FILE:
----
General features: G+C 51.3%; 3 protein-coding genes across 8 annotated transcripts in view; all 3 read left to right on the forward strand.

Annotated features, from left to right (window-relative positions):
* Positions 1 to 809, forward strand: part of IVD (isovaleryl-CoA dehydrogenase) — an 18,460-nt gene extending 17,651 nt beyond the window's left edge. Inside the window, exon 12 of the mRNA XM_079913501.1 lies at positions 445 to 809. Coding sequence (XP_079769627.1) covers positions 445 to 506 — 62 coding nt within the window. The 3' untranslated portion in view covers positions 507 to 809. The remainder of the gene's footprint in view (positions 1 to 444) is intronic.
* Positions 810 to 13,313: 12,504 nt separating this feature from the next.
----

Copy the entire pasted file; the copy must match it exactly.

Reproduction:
General features: G+C 51.3%; 3 protein-coding genes across 8 annotated transcripts in view; all 3 read left to right on the forward strand.

Annotated features, from left to right (window-relative positions):
* Positions 1 to 809, forward strand: part of IVD (isovaleryl-CoA dehydrogenase) — an 18,460-nt gene extending 17,651 nt beyond the window's left edge. Inside the window, exon 12 of the mRNA XM_079913501.1 lies at positions 445 to 809. Coding sequence (XP_079769627.1) covers positions 445 to 506 — 62 coding nt within the window. The 3' untranslated portion in view covers positions 507 to 809. The remainder of the gene's footprint in view (positions 1 to 444) is intronic.
* Positions 810 to 13,313: 12,504 nt separating this feature from the next.